I love PVRs.  They let me timeshift television shows so that I can watch whenever I want.  One good thing about PVRs is that I KNOW what I'm watching isn't stale.  I know that the ten episodes of "The Daily Show" on my Media Center aren't all current, but heck, they're still hilarious.

Timeshifting on MSDN TV is a different story.  As Jeff noticed, MSDN decided to post an episode that mfussell taped earlier this year.  As with just about everything that Microsoft develops, there has been a significant amount of thinking and churn that's happened since then....making portions of the episode completely incorrect.  Lesson learned:  Timeshifting on MSDN TV is not a good thing.

Oleg picked up on Jeff's post and expanded on some of the disappointments he sees with what we're shipping in Whidbey now compared to what the episode said.  Although I agree with some of his gripes (some of this stuff should have made it into V1.1), I think the main problem is we haven't done a good job of explaining why we made some of these changes.  I'm partially to blame for that, so let me try and rectify.

XmlDocument is (once again) the preferred store for XML
Today, V1.0/1/1, there's the XmlDocument which virtually everybody uses as their XML store.  There's also the XPathDocument which has better performance in some query scenarios, but it's not editable. 

At the beginning of Whidbey, we took a look at the XmlDocument and "decided" that the performance can't be fixed.  So what's the answer?  Bolt all sorts of interesting features onto XPathDocument!  Editable XPathNavigator?  Add it to XPathDocument!  Type support?  Add it to XPathDocument!  Later in the cycle, we decided to reinvestigate the performance issues of the XmlDocument.  Thanks to some work done by the CLR team in Whidbey and some fresh eyes, we realized that maybe the performance issues weren't insurmountable.  So what's our new story for XML stores?  Keep using the XmlDocument.  You now have typing/validation support and editable XPathNavigator support  (Jeff should be happy).  We're also doing a lot of performance work so that we can effectively obsolete the XPathDocument in the long run.  BTW, addressing performance and usability of the XmlDocument is going to be one of my main objectives going into the future.

This should be an entire post, possibly even a book, in itself.  As the Program Manager for XSLT and XQuery in Whidbey, this is a subject near and dear to my heart.  I'll try and cut to a few fundamental facts on this one...of course I'm sure there will be some lingering questions/disagreements from many of you:

- Neither XQuery 1.0, nor XSLT 2.0, will be finalized until probably the end of next year (2005).  <opinion type="personal">Based off how many times both of these specs have already slipped, literally, years; I'm not confident even on that timeline.</opinion>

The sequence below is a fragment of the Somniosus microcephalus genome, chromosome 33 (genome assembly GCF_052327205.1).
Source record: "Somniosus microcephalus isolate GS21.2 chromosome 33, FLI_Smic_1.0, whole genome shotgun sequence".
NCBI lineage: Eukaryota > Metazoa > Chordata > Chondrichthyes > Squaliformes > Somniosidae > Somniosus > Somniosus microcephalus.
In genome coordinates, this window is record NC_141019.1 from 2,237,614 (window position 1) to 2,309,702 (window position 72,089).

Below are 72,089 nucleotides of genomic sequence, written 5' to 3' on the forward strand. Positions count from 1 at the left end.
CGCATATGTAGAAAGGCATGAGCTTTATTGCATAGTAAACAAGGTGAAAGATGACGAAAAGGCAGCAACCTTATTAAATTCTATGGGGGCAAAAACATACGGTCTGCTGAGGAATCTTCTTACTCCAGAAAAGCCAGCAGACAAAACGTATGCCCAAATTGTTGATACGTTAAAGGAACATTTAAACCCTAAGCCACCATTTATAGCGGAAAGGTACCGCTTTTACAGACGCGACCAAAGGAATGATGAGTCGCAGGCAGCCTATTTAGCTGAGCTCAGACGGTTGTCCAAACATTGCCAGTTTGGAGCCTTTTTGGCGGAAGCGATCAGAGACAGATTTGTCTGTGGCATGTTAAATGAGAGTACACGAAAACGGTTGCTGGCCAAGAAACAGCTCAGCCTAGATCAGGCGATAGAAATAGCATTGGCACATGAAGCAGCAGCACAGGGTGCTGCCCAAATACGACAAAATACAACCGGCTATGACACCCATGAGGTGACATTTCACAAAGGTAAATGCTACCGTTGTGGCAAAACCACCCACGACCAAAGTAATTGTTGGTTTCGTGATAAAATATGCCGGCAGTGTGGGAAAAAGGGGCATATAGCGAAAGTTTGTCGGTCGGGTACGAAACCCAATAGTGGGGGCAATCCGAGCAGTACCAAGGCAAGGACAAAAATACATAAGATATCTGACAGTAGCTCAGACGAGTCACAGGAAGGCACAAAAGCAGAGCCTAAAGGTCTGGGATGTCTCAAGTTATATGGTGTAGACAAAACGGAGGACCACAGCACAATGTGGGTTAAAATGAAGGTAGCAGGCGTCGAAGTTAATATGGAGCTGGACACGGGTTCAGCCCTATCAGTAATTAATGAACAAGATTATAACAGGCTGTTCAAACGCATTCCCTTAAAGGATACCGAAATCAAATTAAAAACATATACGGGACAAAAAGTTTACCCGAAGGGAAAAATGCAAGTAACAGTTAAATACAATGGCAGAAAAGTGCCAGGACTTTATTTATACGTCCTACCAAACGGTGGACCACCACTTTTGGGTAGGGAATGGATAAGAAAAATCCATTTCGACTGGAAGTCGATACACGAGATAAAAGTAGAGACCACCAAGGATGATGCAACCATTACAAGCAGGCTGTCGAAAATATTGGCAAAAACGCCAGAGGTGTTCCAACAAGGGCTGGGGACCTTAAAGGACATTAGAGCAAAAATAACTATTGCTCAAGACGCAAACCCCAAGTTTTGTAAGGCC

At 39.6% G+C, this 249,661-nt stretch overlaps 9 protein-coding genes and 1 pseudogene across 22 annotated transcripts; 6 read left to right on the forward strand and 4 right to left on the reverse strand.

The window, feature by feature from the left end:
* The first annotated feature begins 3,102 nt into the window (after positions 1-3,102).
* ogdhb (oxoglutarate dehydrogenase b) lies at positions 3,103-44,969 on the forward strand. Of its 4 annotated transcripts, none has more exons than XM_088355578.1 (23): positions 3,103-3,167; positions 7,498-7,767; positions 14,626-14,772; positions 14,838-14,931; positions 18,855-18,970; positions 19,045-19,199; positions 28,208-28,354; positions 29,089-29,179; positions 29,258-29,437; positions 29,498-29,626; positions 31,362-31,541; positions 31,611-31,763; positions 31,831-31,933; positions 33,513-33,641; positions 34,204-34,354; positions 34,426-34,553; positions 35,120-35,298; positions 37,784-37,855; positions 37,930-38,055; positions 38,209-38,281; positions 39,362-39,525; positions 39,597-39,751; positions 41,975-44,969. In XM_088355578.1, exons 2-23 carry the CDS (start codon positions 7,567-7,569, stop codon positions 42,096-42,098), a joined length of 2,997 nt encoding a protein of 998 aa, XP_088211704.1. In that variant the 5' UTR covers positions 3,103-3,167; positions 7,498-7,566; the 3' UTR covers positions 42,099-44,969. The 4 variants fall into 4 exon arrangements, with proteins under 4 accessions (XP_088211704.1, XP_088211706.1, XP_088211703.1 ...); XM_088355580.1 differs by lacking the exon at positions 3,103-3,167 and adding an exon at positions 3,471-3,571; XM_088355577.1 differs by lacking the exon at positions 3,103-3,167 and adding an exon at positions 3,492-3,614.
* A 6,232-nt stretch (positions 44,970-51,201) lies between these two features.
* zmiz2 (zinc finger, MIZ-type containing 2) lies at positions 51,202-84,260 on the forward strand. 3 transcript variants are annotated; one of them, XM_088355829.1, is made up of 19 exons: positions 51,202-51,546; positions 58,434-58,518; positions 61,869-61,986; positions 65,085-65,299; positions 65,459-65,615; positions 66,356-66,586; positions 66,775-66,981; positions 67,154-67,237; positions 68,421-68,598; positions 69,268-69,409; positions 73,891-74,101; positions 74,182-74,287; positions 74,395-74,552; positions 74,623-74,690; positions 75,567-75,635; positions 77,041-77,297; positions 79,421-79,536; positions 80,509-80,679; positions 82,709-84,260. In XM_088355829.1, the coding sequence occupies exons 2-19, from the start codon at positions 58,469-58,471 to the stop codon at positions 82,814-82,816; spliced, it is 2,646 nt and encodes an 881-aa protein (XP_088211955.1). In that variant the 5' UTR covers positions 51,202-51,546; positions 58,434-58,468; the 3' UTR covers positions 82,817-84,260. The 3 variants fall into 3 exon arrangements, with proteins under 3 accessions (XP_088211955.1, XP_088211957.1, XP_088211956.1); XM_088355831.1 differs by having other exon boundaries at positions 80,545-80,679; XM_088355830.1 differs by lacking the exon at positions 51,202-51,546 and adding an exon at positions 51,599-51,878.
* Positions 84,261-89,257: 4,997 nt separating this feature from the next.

- Whidbey is scheduled to release before this time.  Regardless of whether Whidbey slips beyond this, we can't plan our release on this fact.   <opinion type="personal">I don't think Whidbey will slip.  Recently, the organization has done an excellent job of locking down this release.</opinion>

- When we say that we're not going to support something, this goes for pretty much EVERY feature, it simply means we're not shipping in our stack at that point in time.  We may implement it down the road.  It does NOT mean we've written it off completely and forever.

- When we do decide support something, it should have a pretty long lifetime.  XQuery 1.0 and XSLT 2.0 are huge undertakings.  Writing an implementation is, surprisingly enough, is one of the simpler factors.  Making sure it's scalable makes things a little harder.  Getting the quality high enough so it's enterprise-ready (btw, this is much, much more than passing XYZ test suite) is pretty difficult.  Getting tooling support like query generators, debuggers, and profilers is a substantial amount of work on top of everything else.  Investing this much into a couple of unfinished standards?  Maybe not the best idea.

So was XQuery a black hole?  Maybe, but some good came out of it.  For example, we came up with a new query architecture to support both XSLT and XQuery.  Our Whidbey XSLT implementation is built on this architecture and the performance of this implementation, well, blows the socks off XslTransform.  Another major benefit was our ability to provide feedback to the XQuery/XPath working groups in finding issues in the standard.  This aspect of early implementation is often trivialized, but it's an important step in validating a standard.

The remaining 95%
There are literally hundreds of enhancements that were made to the rest of System.Xml in Whidbey from simple things like implementing typed accessors on XmlReader/XmlWriter/XPathNavigator for usability to rewriting the XmlReader to double its performance...Not to mention the new XML tools support in Visual Studio (should be another book in itself).  Sometimes our team doesn't do the best job of conveying this information because we become too enamored with some specific problem-set we're trying to solve.

As you can tell from my blogging history, I don't have the best record in terms of regular posts; maybe that will be my New Year's resolution.  However, I'm always accessible via email.  My alias is arpande.  If you have any questions or want to start a friendly debate, feel free :)